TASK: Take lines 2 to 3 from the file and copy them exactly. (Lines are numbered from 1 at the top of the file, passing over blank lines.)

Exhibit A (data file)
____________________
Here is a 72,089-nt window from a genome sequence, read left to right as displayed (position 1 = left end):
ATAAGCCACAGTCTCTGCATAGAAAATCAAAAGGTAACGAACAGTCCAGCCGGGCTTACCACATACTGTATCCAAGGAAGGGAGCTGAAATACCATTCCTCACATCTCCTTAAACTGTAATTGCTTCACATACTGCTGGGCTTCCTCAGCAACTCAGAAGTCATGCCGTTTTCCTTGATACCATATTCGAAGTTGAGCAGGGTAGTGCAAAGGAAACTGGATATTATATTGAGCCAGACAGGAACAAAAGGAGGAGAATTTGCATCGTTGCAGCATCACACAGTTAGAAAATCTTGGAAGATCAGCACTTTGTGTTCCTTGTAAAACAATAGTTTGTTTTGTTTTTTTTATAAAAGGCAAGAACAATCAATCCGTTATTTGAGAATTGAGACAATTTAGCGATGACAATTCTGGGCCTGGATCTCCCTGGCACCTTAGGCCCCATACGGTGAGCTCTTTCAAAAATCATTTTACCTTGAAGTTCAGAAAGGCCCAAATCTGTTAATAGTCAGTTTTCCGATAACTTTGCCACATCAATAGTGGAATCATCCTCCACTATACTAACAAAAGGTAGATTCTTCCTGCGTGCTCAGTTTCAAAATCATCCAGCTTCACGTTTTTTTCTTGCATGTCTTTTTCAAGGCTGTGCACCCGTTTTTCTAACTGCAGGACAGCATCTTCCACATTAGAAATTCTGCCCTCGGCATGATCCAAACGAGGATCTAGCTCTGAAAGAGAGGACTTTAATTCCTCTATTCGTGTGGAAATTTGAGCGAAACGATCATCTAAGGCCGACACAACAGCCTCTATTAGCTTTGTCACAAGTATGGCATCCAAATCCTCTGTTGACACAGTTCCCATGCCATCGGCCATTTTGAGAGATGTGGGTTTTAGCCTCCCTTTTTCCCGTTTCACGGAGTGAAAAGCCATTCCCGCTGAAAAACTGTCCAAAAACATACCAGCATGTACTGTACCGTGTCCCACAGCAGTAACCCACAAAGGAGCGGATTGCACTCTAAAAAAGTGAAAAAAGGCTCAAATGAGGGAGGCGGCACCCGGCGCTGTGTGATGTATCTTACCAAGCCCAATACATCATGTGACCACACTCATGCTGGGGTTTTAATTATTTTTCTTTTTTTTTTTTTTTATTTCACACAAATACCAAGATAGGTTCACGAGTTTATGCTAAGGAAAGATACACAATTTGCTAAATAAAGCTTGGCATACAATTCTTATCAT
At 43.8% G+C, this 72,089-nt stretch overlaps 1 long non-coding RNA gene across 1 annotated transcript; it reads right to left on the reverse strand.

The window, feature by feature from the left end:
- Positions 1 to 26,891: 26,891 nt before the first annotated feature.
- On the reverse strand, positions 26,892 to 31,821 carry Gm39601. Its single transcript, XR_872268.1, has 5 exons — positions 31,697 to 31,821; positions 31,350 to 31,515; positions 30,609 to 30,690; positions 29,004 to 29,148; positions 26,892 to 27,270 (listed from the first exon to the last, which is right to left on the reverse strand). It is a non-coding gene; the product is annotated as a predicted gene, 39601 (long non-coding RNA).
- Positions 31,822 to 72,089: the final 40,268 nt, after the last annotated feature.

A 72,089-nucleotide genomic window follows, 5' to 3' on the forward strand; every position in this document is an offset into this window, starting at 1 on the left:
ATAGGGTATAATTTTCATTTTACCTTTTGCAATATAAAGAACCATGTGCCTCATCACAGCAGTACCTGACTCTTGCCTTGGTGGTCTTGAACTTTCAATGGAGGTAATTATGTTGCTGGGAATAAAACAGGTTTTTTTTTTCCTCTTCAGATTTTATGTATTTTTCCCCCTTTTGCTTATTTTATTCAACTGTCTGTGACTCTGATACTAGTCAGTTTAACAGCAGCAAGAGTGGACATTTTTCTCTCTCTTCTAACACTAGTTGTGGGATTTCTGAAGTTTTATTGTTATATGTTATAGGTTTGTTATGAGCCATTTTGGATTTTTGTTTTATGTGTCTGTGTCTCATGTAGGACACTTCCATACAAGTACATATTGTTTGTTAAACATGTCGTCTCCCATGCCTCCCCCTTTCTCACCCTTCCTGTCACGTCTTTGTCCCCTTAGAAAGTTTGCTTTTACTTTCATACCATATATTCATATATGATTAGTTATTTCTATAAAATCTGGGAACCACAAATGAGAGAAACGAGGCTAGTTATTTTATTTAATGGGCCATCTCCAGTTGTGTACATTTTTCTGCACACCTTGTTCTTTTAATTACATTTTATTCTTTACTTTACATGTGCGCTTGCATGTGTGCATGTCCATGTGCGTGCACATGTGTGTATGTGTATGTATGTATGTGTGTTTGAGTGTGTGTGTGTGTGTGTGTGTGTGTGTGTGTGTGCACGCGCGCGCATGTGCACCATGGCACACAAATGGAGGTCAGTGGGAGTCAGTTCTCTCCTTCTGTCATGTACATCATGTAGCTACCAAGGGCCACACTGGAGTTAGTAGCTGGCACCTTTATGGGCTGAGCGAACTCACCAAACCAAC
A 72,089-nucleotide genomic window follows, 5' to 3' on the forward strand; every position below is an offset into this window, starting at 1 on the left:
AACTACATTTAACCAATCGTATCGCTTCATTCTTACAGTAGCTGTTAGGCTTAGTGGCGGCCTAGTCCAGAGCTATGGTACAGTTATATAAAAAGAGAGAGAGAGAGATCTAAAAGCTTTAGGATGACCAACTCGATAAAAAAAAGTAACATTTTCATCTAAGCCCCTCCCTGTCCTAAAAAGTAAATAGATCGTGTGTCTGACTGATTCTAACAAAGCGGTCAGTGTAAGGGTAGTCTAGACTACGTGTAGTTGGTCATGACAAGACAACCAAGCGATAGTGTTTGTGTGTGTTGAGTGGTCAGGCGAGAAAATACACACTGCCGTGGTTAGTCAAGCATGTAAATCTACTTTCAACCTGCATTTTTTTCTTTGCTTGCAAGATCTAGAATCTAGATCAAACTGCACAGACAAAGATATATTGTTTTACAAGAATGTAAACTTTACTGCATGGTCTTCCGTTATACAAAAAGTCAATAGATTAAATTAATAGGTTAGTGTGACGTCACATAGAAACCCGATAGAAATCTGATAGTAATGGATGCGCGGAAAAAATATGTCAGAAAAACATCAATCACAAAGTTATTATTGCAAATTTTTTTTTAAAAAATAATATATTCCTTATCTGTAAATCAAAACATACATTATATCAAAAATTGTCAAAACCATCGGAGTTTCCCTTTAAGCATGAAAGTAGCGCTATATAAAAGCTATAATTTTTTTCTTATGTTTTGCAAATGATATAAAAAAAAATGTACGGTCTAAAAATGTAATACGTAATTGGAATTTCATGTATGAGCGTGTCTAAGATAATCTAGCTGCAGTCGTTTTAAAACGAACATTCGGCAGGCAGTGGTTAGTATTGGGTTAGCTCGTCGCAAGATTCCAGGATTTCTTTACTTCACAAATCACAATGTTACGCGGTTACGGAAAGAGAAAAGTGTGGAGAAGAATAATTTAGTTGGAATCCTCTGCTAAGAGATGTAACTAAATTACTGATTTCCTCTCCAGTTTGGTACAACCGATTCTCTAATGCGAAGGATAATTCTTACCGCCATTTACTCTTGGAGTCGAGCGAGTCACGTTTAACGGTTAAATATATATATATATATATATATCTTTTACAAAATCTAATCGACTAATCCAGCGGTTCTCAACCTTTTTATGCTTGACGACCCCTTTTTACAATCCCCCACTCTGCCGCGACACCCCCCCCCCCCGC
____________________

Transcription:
ATAAGCCACAGTCTCTGCATAGAAAATCAAAAGGTAACGAACAGTCCAGCCGGGCTTACCACATACTGTATCCAAGGAAGGGAGCTGAAATACCATTCCTCACATCTCCTTAAACTGTAATTGCTTCACATACTGCTGGGCTTCCTCAGCAACTCAGAAGTCATGCCGTTTTCCTTGATACCATATTCGAAGTTGAGCAGGGTAGTGCAAAGGAAACTGGATATTATATTGAGCCAGACAGGAACAAAAGGAGGAGAATTTGCATCGTTGCAGCATCACACAGTTAGAAAATCTTGGAAGATCAGCACTTTGTGTTCCTTGTAAAACAATAGTTTGTTTTGTTTTTTTTATAAAAGGCAAGAACAATCAATCCGTTATTTGAGAATTGAGACAATTTAGCGATGACAATTCTGGGCCTGGATCTCCCTGGCACCTTAGGCCCCATACGGTGAGCTCTTTCAAAAATCATTTTACCTTGAAGTTCAGAAAGGCCCAAATCTGTTAATAGTCAGTTTTCCGATAACTTTGCCACATCAATAGTGGAATCATCCTCCACTATACTAACAAAAGGTAGATTCTTCCTGCGTGCTCAGTTTCAAAATCATCCAGCTTCACGTTTTTTTCTTGCATGTCTTTTTCAAGGCTGTGCACCCGTTTTTCTAACTGCAGGACAGCATCTTCCACATTAGAAATTCTGCCCTCGGCATGATCCAAACGAGGATCTAGCTCTGAAAGAGAGGACTTTAATTCCTCTATTCGTGTGGAAATTTGAGCGAAACGATCATCTAAGGCCGACACAACAGCCTCTATTAGCTTTGTCACAAGTATGGCATCCAAATCCTCTGTTGACACAGTTCCCATGCCATCGGCCATTTTGAGAGATGTGGGTTTTAGCCTCCCTTTTTCCCGTTTCACGGAGTGAAAAGCCATTCCCGCTGAAAAACTGTCCAAAAACATACCAGCATGTACTGTACCGTGTCCCACAGCAGTAACCCACAAAGGAGCGGATTGCACTCTAAAAAAGTGAAAAAAGGCTCAAATGAGGGAGGCGGCACCCGGCGCTGTGTGATGTATCTTACCAAGCCCAATACATCATGTGACCACACTCATGCTGGGGTTTTAATTATTTTTCTTTTTTTTTTTTTTTATTTCACACAAATACCAAGATAGGTTCACGAGTTTATGCTAAGGAAAGATACACAATTTGCTAAATAAAGCTTGGCATACAATTCTTATCAT
At 43.8% G+C, this 72,089-nt stretch overlaps 1 long non-coding RNA gene across 1 annotated transcript; it reads right to left on the reverse strand.